While different types of peer pressure may, on the surface, appear to be a negative attribute, they still play a vital role in everyday life and can be beneficial and even positive. This largely depends on whom we surround ourselves. Additionally, psychological studies conclude that social reinforcement is more pronounced among peers directly connected to us. For example, a best friends’ advice versus advice from a well-known celebrity. 

Positive social interactions will often provide confidence to individuals. However, it’s more complicated when the reinforced behavior is primarily negative, such as detrimental habits like smoking, drinking, or misusing drugs. 

2. Modeling Behavior

In psychology, this concept is just as its name implies, referring to behavior molded by others’ actions. Four components contribute to modeling behavior, which includes:

  • Attention – an observer must watch and pay attention to selective behaviors of peers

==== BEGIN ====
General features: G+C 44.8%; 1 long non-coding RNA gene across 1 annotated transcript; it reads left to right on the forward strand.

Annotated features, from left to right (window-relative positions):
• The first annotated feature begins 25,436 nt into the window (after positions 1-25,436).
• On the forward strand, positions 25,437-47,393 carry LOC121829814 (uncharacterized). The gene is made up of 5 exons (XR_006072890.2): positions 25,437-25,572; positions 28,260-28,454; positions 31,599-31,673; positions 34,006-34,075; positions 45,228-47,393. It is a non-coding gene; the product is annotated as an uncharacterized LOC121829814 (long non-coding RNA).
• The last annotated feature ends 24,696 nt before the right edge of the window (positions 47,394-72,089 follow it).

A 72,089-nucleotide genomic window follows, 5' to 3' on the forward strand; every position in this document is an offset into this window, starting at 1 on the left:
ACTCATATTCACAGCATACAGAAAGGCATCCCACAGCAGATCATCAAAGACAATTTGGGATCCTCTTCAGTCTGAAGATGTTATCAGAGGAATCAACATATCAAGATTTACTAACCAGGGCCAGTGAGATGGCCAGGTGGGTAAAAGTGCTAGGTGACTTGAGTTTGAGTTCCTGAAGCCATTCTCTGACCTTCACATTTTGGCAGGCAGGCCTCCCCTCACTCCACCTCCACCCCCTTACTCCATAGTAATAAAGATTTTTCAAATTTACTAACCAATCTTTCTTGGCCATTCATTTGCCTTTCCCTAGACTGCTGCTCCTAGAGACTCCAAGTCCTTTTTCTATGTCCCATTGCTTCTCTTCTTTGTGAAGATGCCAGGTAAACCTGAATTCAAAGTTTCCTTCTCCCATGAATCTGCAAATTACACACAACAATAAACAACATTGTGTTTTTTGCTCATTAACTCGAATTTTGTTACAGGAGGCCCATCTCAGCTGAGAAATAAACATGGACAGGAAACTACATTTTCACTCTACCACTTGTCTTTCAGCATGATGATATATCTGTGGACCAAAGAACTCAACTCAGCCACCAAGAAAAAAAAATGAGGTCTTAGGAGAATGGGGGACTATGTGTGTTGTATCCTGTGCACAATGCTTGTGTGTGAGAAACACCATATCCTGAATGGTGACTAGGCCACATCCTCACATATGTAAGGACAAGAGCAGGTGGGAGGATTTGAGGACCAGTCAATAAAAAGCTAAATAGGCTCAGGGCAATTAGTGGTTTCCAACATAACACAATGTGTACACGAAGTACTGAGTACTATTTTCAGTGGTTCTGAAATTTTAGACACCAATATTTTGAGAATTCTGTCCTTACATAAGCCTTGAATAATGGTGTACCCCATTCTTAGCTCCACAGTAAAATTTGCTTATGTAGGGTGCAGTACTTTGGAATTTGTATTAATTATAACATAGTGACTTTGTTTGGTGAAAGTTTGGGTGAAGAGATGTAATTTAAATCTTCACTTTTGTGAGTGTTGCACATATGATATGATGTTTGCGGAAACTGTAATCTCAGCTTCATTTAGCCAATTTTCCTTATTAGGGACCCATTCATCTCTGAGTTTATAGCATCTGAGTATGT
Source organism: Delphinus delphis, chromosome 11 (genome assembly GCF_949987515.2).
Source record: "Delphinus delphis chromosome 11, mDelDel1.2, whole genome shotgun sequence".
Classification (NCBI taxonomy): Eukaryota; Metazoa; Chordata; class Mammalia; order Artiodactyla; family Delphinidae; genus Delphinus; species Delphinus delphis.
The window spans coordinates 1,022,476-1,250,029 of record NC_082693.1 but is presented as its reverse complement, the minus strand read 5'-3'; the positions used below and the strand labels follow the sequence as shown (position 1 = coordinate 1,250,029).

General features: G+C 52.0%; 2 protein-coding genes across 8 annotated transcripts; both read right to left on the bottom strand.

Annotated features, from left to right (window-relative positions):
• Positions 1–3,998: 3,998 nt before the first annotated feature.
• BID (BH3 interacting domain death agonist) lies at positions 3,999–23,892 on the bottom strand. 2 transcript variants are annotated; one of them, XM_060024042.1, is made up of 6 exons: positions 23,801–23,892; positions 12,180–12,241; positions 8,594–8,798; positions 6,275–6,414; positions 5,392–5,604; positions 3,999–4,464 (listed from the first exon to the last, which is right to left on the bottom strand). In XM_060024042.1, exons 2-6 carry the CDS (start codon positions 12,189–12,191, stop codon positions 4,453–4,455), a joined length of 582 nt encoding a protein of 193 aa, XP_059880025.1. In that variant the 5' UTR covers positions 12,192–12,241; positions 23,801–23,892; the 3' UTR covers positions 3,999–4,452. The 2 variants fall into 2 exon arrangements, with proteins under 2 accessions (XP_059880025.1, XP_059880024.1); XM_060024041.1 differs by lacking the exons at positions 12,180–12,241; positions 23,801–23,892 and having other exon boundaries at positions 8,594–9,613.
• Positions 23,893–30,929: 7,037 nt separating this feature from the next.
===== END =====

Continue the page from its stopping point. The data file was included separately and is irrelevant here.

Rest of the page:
• Retention – the observer must be able to recall the behavior well enough to recreate it
  • Reproduction – an observer will recreate the actions
  • Reinforcement – the observer’s behavior is reinforced, mostly through acceptance or praise

A simplified explanation can be summed up by the cliché monkey see, monkey do. It’s imperative to surround yourself with peers driven by positive outcomes who can, for example, remain calm in highly stressful situations or who seek to lead healthy lifestyles. 

3. Cognitive Processes

The theory of cognitive processing can be difficult to grasp as it holds many nuances and depends on a large variety of factors. The idea is that there is a correlation between a developing brain and its potential to be more influenced by peer pressure, particularly when it addresses risky behavior. Basically, the mind is more likely to be swayed toward risky behavior during adolescence. 

As the cognitive control system becomes more mature, it is more capable of flexible responses and creating its own complex goal-oriented thoughts. Older individuals are better equipped to self-regulate emotions and fears, particularly when faced with extreme pressure from social circles.